Teen Births Rose in 2006
Rate of Teenage Births Leaps 3%; Births to Single Moms Hit Historic Highs
WebMD News Archive
April 7, 2008 -- The teen birth rate in the U.S. rose for the first time in 14 years in 2006, and the number of cesarean deliveries and births to unmarried women hit all-time highs, according to the CDC's National Center for Health Statistics (NCHS).
Teen childbirths rose by 3% in 2006, to about 42 births for every 1,000 females between the ages of 15 and 19.
That was up from 40.5 births per 1,000 in 2005, but still well below the 62 births per 1,000 recorded in 1991, when teen birth rates began their decade-plus decline.
About 20,000 more births were recorded among teens in the U.S. in 2006 than the previous year, with a 5% increase seen among African-American teens, a 3% increase among non-Hispanic whites, and a 2% increase among Hispanics.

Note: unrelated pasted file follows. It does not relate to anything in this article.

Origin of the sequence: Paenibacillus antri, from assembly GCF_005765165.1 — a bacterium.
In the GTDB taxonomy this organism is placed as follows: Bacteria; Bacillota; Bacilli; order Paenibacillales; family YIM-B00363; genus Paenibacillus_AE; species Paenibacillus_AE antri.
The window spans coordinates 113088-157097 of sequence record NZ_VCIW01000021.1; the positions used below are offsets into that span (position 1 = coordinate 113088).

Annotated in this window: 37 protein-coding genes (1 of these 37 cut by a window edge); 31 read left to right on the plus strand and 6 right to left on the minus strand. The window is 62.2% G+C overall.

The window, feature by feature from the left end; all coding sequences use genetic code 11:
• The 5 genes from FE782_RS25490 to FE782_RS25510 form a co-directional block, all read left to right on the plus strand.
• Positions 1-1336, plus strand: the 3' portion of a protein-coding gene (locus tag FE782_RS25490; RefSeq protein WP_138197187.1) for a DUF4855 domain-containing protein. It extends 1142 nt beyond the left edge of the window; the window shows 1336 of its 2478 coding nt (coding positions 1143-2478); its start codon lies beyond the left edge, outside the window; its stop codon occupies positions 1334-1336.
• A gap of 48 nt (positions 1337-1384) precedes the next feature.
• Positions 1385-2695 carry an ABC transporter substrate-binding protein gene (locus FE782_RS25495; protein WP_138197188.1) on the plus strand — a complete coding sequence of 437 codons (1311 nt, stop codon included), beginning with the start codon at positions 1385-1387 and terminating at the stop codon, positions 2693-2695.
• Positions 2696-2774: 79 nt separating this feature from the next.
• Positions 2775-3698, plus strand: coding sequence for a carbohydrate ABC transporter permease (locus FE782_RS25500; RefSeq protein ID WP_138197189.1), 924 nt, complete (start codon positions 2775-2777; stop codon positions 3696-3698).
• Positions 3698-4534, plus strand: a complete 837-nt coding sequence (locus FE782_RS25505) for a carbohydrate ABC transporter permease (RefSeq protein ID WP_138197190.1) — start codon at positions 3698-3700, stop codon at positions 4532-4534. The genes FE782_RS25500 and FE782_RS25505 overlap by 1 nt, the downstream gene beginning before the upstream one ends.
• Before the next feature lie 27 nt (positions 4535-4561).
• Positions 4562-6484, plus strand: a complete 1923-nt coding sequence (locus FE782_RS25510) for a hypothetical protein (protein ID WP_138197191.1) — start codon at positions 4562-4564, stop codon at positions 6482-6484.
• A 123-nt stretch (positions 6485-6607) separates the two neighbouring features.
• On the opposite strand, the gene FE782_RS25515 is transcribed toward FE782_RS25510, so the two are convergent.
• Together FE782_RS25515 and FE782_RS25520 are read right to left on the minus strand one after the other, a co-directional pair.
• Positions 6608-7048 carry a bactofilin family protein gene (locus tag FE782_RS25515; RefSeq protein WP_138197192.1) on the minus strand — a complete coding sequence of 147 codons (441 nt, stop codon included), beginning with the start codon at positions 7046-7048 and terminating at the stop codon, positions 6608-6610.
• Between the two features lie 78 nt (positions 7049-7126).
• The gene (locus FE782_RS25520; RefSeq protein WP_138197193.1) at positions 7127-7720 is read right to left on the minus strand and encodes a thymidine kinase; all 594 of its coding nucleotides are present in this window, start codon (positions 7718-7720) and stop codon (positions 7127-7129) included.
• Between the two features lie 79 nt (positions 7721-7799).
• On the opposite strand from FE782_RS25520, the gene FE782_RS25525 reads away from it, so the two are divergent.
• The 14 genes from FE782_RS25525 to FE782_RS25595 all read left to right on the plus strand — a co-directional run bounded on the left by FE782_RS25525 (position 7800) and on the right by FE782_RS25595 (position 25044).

While it is too early to say if the rise represents the beginning of a trend, Stephanie J. Ventura, who heads the NCHS reproductive statistics branch, says it is cause for concern.
"This could continue or it could reverse, but it is not the direction we want to see," she tells WebMD.
New Baby Boom?
Overall, the birth rate increased by 3% to 4.26 million between 2005 and 2006, the largest single-year increase since 1989 and the largest total number of births since 1961, which was one of the last years of the baby boom.
Birth rates rose by 4% among women between the ages of 20 and 24, to 105 births per 1,000 and by 3% among those aged 40 to 44, to 9.4 births per 1,000.
An increase in the total fertility rate, which represents an estimate of the number of children a woman will have over her reproductive life, may be one explanation for the increase in overall births, Ventura suggests.
She says the rise represents a reversal in a trend, as an increasing number of families are made up of more than one or two children.
So when it comes to family planning, three may be the new two.
"I've heard people say that," she says. "All we can say is that the fertility rate is higher than it has been."